A short while ago Jeremy Pepper asked if “Social Media can do what it claims?” Now setting aside that social media is actually just a phrase consisting of two words and therefore technically incapable of claiming anything, let’s have a look at what people have claimed on its behalf.
A quick google of “social media claims” pulls up, well not much actually.
And really that is all.
But if we take a peak at “Social media will” then the claims made on its behalf are a little more striking. Apparently social media will:-
- make or break brands
- change your business
- grow by 37% to over over $1.4 billion, and will be helped by improved monetization possibilities
- bring change to the traditional search models
- will normalize
- over time help bring more visitors to your website, and can ultimately attract more customers
- will just be an element that people expect
Out of those 7 statements, I think I agree with just two, mebbe three.
I’m not aware of any examples of brands being broken by it, as yet, though please do tell me if I’m wrong. I’m also not sure how we can measure growth in this area and I’m equally unsure how it will change search models. The post that statement comes from is a prediction list for 2008 and states:
With the sheer size of data available, search engine providers will look to introduce tiered services providing more accurate results to those willing to pay. Whilst this will begin with services to business, over time we will see tiered search services bundled into our ISP packages as value differentiators.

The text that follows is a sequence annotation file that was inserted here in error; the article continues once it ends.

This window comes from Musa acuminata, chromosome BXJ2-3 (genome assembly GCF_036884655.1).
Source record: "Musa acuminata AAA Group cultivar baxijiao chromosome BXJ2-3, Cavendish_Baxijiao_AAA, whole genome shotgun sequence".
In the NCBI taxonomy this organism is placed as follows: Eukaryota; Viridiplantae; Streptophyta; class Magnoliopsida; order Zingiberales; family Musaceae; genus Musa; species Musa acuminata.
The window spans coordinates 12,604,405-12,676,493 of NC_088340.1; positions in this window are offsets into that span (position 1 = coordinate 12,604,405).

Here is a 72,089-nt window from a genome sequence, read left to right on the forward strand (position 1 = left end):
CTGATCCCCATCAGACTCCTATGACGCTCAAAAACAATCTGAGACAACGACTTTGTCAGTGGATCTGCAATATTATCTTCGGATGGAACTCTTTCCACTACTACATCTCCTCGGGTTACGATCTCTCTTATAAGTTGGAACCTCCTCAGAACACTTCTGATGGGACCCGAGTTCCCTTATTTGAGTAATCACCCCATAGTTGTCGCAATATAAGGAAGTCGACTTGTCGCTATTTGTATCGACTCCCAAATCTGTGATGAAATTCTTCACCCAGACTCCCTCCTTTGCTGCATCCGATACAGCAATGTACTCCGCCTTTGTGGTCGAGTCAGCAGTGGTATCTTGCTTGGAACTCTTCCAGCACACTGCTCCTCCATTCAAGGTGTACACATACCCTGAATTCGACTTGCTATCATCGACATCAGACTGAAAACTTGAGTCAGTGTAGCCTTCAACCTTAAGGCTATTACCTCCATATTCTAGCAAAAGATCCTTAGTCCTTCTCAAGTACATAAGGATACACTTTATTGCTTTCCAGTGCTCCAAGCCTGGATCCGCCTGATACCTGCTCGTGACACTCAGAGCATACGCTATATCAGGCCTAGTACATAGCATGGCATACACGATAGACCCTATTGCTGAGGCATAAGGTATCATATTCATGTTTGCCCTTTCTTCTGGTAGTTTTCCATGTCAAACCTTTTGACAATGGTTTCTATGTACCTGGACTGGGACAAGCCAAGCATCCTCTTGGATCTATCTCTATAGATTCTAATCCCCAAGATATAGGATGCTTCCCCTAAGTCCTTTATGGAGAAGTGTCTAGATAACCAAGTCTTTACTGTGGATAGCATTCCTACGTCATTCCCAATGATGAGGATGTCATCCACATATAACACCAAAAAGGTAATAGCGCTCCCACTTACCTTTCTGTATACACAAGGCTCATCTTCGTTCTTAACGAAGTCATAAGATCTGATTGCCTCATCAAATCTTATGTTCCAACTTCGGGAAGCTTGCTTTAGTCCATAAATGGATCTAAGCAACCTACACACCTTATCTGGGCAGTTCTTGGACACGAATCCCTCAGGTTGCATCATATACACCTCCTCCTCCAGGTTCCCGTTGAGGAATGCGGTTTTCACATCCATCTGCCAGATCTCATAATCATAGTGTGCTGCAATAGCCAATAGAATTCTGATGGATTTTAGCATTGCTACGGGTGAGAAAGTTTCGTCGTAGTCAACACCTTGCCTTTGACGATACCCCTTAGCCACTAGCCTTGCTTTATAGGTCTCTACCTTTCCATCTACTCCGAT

Mycustomer.com, Seven trends for social media in 2008
But really, why would I pay when my google-fu is pretty good?
I believe social media can bring more visitors to your website, but only if you actually have a decent strategy and you will only get more customers if you are providing a service or product that people actually want. No amount of blogging or tweets is going to make people suddenly buy crap, or at least buy your crap more than once.
I do believe that social media will, one day, normalize and just become an element that people expect, and I think that comes from both sides. Brands will expect a social media strategy and tactics as part of every marketing campaign and consumers will also take it for granted that they can find information about brands in the places that they look, wherever that might be. And I think the best thing about the day social media is normal, is that there will be no need for social media experts, just as the very wise Jeremiah Owyang points out, we no longer have email experts.